Prostate cancer’s impact can run deep and go well beyond the physical challenges associated with this cancer.

Research from 2020 shows that many people with prostate cancer experience stigma and shame.

Some view the disease as “an emasculating journey,” while others are reluctant to speak about their concerns or a diagnosis in their homes and communities. This may be due to cultural or religious expectations around keeping such matters private.

Erasing the stigma and shame surrounding prostate cancer is crucial, though. Here’s how experts recommend dealing with stigma and where to go for support.

Prostate cancer stigma can come in many forms. It can also lead to a barrier to self-disclosure.

“The biggest stigma I believe men have when diagnosed with prostate cancer is the perception of diminished or damaged masculinity,” says Russel Z. Szmulewitz, MD, associate professor of medicine and director of the genitourinary oncology program at the University of Chicago.

“Men don’t know much about prostate health, but the association is that it is linked to sexual health. The diagnosis, therefore, comes with the stigma of impaired sexual health,” says Szmulewitz.

The stigma of impaired sexual health, in particular, can lead men to avoid screening for prostate cancer, Szmulewitz explains. Some even refuse lifesaving or life-prolonging treatment due to sexual health implications, which can potentially include blood in semen and penile shortening.

Others may seek suboptimal, less-effective treatment options with the hope of preserving sexual function.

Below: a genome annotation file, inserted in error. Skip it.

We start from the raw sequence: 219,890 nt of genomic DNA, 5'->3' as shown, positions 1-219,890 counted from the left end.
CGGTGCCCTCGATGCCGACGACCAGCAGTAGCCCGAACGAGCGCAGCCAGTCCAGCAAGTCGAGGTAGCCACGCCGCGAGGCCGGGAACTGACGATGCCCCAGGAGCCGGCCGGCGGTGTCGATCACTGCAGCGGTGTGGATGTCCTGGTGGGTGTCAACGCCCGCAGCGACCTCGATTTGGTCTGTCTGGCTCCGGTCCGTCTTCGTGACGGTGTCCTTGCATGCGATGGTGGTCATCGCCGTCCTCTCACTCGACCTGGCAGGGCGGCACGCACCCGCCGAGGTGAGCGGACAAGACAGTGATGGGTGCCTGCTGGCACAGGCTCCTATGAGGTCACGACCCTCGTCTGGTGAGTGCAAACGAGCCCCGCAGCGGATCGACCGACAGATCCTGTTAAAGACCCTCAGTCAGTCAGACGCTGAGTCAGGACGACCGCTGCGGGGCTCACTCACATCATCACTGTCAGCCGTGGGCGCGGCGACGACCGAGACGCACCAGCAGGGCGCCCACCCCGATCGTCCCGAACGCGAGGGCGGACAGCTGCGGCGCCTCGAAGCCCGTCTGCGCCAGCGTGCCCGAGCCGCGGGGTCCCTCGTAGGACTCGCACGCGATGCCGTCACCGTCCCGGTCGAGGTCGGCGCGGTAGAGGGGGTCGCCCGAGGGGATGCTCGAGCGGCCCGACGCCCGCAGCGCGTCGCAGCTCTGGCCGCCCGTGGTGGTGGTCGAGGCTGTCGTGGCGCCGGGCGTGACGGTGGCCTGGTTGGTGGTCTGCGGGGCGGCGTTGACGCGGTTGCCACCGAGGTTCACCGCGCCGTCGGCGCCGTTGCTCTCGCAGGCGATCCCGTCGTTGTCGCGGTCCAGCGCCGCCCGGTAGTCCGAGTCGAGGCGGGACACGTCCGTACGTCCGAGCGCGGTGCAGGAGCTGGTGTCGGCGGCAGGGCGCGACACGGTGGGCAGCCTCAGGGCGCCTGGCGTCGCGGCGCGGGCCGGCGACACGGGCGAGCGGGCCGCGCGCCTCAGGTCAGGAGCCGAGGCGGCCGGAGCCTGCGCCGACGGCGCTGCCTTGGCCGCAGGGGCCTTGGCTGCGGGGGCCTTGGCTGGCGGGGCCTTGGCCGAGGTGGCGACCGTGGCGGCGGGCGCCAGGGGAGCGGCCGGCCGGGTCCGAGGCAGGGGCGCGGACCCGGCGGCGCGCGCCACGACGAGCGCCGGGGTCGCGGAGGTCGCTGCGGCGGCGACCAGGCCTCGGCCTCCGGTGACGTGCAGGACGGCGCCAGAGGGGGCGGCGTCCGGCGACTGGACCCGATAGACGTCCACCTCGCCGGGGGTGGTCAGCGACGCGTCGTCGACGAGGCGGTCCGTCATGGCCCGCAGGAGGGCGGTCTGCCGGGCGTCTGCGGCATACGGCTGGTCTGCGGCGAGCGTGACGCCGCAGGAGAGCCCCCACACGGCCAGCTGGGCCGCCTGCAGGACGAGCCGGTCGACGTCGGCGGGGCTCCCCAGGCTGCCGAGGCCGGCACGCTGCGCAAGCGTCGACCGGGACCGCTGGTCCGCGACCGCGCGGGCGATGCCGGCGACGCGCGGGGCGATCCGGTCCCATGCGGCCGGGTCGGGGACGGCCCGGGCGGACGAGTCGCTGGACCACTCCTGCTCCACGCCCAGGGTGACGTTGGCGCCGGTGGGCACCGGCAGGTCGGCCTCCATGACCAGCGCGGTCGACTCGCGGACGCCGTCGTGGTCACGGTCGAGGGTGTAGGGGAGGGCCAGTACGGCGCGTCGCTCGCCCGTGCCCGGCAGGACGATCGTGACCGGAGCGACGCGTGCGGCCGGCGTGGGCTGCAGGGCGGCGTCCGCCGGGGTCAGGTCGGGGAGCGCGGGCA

Dr. Murugesan Manoharan, chief of urologic oncologic surgery at the Miami Cancer Institute, says prostate cancer stigma can affect all corners of one’s life.

“This results in internalization of stigma that negatively affects self-esteem, self-image, and personal relationships with others,” he says.

It can also increase social isolation or spark feelings of self-blame and depression, Manoharan adds.

Many men face stigma and shame over prostate cancer’s effects on urinary function as well, as some treatments result in urinary problems such as incontinence. There is additional stigma surrounding medical examinations, too.

“There is a stigma associated with the digital rectal examination that is performed to feel the prostate,” says Kelvin A. Moses, PhD, FACS, associate professor and fellow director of urologic oncology at Vanderbilt University Medical Center. “Men don’t like the idea of this, and may feel that this is a threat to their masculinity or sexuality.”

Moses adds that stigma can occur “when men get a biopsy, which is frequently performed through the rectum, but is increasingly done through the skin between the anus and scrotum.”

The mental health implications of prostate cancer stigma can be serious.

Moses says these feelings can come with a risk of depression or suicide, so it’s essential for people to speak up to their healthcare professionals if they experience them.

“Treatments for prostate cancer can be devastating mentally and functionally for some men,” he explains.